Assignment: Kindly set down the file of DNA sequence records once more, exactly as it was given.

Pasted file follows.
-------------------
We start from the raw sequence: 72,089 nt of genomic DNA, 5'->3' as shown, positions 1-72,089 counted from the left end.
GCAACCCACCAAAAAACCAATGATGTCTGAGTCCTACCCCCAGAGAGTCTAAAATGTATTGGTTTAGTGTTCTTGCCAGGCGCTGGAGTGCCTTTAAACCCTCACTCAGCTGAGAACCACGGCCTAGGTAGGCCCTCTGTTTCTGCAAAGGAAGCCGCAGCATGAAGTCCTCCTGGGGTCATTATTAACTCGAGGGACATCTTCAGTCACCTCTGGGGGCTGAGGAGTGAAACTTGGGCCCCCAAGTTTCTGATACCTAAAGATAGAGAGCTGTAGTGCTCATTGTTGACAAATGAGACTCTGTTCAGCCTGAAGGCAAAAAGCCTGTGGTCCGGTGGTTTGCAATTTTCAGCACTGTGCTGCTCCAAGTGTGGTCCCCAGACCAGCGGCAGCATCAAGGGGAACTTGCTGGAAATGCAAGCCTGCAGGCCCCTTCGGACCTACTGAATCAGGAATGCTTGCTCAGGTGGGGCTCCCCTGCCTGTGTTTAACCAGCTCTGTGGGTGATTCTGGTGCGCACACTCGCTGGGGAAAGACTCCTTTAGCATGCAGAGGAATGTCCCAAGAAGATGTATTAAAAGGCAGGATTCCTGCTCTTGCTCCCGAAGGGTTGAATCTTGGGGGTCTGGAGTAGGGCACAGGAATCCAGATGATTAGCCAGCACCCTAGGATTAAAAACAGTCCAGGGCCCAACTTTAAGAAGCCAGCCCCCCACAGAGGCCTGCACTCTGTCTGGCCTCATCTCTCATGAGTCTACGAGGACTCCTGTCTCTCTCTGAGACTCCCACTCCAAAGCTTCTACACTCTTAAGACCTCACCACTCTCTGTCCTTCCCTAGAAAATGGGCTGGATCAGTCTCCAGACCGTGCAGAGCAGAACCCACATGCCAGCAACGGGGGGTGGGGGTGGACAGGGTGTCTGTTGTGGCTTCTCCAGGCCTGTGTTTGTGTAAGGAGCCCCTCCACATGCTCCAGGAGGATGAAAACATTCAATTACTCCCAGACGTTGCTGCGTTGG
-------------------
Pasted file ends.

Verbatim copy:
We start from the raw sequence: 72,089 nt of genomic DNA, 5'->3' as shown, positions 1-72,089 counted from the left end.
GCAACCCACCAAAAAACCAATGATGTCTGAGTCCTACCCCCAGAGAGTCTAAAATGTATTGGTTTAGTGTTCTTGCCAGGCGCTGGAGTGCCTTTAAACCCTCACTCAGCTGAGAACCACGGCCTAGGTAGGCCCTCTGTTTCTGCAAAGGAAGCCGCAGCATGAAGTCCTCCTGGGGTCATTATTAACTCGAGGGACATCTTCAGTCACCTCTGGGGGCTGAGGAGTGAAACTTGGGCCCCCAAGTTTCTGATACCTAAAGATAGAGAGCTGTAGTGCTCATTGTTGACAAATGAGACTCTGTTCAGCCTGAAGGCAAAAAGCCTGTGGTCCGGTGGTTTGCAATTTTCAGCACTGTGCTGCTCCAAGTGTGGTCCCCAGACCAGCGGCAGCATCAAGGGGAACTTGCTGGAAATGCAAGCCTGCAGGCCCCTTCGGACCTACTGAATCAGGAATGCTTGCTCAGGTGGGGCTCCCCTGCCTGTGTTTAACCAGCTCTGTGGGTGATTCTGGTGCGCACACTCGCTGGGGAAAGACTCCTTTAGCATGCAGAGGAATGTCCCAAGAAGATGTATTAAAAGGCAGGATTCCTGCTCTTGCTCCCGAAGGGTTGAATCTTGGGGGTCTGGAGTAGGGCACAGGAATCCAGATGATTAGCCAGCACCCTAGGATTAAAAACAGTCCAGGGCCCAACTTTAAGAAGCCAGCCCCCCACAGAGGCCTGCACTCTGTCTGGCCTCATCTCTCATGAGTCTACGAGGACTCCTGTCTCTCTCTGAGACTCCCACTCCAAAGCTTCTACACTCTTAAGACCTCACCACTCTCTGTCCTTCCCTAGAAAATGGGCTGGATCAGTCTCCAGACCGTGCAGAGCAGAACCCACATGCCAGCAACGGGGGGTGGGGGTGGACAGGGTGTCTGTTGTGGCTTCTCCAGGCCTGTGTTTGTGTAAGGAGCCCCTCCACATGCTCCAGGAGGATGAAAACATTCAATTACTCCCAGACGTTGCTGCGTTGG